Halloween can be a wonderful and fun-filled time not only for the little ones, but also for adults. There are some basic etiquette rules however, that we all need to observe to ensure the safety and enjoyment of everyone. Here are a few essential tips on how to survive the night of fright!

Trick-or-Treating. This is truly a tradition reserved for younger children who look forward each year to dressing up in their favorite costumes and going door to door to receive unlimited amounts of sugary treats. A child who has reached the age of sixteen or seventeen should retire their pumpkin candy bag for good. Begin trick or treating at dusk while their is still some light for safety. Try not to crowd or stampede the doorways for candy. Teach your children to be patient and polite and to remember the all important “please” when they ask for a treat and “thank you” when they receive it. There is nothing like seeing a ghost or goblin at your front door with impeccable manners.

Neighborhoods. It is perfectly acceptable to travel outside one’s own neighborhood, particularly, for children who live in a hillside neighborhood without sidewalks or for children who may be living in a neighborhood that is less than child-friendly. However, if you do decide to leave your neighborhood, the next best thing is to trick-or-treat in a neighborhood that you are familiar with or that is the neighborhood of a friend. If a house is dark and all the lights are turned off, this is the unwritten signal that the family is not participating in the ritual or may not even be at home.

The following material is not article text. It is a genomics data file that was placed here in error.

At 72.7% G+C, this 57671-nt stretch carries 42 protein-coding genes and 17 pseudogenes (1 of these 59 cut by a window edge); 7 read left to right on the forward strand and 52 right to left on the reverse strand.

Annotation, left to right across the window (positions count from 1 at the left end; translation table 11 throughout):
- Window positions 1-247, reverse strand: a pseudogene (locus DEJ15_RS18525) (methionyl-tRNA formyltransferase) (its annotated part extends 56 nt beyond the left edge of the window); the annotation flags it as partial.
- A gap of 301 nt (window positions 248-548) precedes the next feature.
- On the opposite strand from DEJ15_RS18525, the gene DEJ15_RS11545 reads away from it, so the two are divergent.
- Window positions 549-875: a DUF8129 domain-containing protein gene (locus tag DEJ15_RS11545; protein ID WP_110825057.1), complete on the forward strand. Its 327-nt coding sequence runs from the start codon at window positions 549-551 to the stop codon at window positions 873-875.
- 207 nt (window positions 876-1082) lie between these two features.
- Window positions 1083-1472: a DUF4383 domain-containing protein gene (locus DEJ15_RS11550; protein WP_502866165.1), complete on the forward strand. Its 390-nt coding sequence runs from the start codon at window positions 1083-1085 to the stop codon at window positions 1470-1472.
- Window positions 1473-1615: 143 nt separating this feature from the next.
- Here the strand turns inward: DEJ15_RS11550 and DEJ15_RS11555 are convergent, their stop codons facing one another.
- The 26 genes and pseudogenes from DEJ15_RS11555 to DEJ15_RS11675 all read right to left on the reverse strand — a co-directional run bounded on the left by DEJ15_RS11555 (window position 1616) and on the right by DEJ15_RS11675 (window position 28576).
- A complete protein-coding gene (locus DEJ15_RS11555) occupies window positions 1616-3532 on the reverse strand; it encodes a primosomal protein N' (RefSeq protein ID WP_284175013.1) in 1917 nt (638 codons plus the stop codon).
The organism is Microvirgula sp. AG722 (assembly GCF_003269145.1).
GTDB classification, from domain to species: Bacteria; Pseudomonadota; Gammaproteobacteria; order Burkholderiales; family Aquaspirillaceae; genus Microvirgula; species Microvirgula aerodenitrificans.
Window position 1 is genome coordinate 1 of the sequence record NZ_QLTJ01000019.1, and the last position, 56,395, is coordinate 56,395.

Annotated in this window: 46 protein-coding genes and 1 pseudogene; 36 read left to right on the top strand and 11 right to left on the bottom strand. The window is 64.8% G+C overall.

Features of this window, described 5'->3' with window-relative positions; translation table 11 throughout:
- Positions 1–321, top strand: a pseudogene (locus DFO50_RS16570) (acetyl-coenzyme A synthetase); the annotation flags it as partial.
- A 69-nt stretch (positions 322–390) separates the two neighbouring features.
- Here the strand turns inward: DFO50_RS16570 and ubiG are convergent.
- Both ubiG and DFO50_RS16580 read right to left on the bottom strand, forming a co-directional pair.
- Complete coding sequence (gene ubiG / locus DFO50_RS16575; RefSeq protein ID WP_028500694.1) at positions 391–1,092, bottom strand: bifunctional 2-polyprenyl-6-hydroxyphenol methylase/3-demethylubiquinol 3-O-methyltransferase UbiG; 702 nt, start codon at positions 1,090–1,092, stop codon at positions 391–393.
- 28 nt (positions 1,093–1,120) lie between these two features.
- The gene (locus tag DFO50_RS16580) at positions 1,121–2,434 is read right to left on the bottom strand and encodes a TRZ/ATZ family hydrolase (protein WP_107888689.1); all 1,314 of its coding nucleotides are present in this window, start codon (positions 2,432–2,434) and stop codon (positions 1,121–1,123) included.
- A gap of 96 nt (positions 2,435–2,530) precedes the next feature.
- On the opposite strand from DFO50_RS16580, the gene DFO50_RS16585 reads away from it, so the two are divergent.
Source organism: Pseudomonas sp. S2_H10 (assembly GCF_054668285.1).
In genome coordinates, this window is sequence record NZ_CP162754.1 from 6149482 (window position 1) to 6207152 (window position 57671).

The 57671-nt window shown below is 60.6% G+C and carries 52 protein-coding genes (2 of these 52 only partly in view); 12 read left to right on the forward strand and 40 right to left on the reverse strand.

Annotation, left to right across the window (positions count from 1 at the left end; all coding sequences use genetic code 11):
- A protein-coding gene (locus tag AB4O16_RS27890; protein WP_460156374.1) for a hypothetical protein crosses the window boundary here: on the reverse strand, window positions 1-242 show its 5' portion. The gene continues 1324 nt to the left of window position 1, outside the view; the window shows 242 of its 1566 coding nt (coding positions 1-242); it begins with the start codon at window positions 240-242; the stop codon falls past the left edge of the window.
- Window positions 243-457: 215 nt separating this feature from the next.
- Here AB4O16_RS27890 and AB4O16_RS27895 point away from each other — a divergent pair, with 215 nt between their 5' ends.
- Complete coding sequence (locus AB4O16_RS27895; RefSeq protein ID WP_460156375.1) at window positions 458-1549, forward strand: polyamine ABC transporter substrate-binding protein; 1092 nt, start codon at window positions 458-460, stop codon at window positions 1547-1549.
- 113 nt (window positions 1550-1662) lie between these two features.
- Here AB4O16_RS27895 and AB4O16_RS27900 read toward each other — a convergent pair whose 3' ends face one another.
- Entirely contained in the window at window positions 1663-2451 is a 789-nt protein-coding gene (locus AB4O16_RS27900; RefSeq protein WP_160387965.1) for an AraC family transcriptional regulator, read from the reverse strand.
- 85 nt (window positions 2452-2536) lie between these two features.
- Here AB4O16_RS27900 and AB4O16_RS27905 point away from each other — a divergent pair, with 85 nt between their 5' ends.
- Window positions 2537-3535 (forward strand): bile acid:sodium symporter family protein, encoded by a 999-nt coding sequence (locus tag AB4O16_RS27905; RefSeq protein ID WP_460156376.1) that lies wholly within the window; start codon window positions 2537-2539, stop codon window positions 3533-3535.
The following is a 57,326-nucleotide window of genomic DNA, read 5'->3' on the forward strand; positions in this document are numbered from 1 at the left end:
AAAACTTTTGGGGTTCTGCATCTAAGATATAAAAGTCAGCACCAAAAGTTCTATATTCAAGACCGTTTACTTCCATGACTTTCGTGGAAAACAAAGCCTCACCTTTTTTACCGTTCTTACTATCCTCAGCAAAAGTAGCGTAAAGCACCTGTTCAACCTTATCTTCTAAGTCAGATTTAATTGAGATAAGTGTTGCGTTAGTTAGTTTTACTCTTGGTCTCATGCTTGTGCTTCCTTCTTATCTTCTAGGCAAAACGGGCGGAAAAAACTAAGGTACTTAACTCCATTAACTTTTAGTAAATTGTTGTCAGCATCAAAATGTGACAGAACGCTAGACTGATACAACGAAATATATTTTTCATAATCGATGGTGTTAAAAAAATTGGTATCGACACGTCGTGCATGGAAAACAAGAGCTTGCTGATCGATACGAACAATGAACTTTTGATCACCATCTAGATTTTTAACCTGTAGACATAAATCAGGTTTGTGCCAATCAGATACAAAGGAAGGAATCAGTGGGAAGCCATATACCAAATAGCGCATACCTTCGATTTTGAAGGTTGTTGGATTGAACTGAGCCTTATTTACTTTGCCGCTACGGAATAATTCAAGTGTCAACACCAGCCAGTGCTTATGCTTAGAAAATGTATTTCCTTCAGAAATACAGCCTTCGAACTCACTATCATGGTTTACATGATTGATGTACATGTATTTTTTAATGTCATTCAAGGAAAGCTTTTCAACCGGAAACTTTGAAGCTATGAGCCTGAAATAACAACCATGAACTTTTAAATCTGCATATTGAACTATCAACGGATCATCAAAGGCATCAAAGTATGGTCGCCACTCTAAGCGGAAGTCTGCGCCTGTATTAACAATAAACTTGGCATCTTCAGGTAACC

Costumes. As far as costumes for children, the general rule is that they be kid-friendly. Politically incorrect outfits or very scary horror costumes are not considered appropriate. Older teens and adults may choose to let their wild imagination get the best of them, however, etiquette dictates that whatever they choose, they should try to be considerate of others and their environment. Ask yourself one simple question, “Is my costume disrespectful or would it offend or scare another person at the party”? If the answer is yes, then find an alternate choice. Oftentimes, we think only about ourselves and not of others.

General Halloween Etiquette Tips. Halloween is a perfect “training” time to teach your children to take only one candy and be sure to say “thank you”. After just a few visits, your two year old will be an expert! At least one parent should accompany children up to at least the age of twelve. Make sure to speak with children about general safety rules, staying with their group, and if older, curfew time. Parents should check the treats of the younger children before they eat them. Children should never eat anything that is handmade or specially prepared (unless you know the family).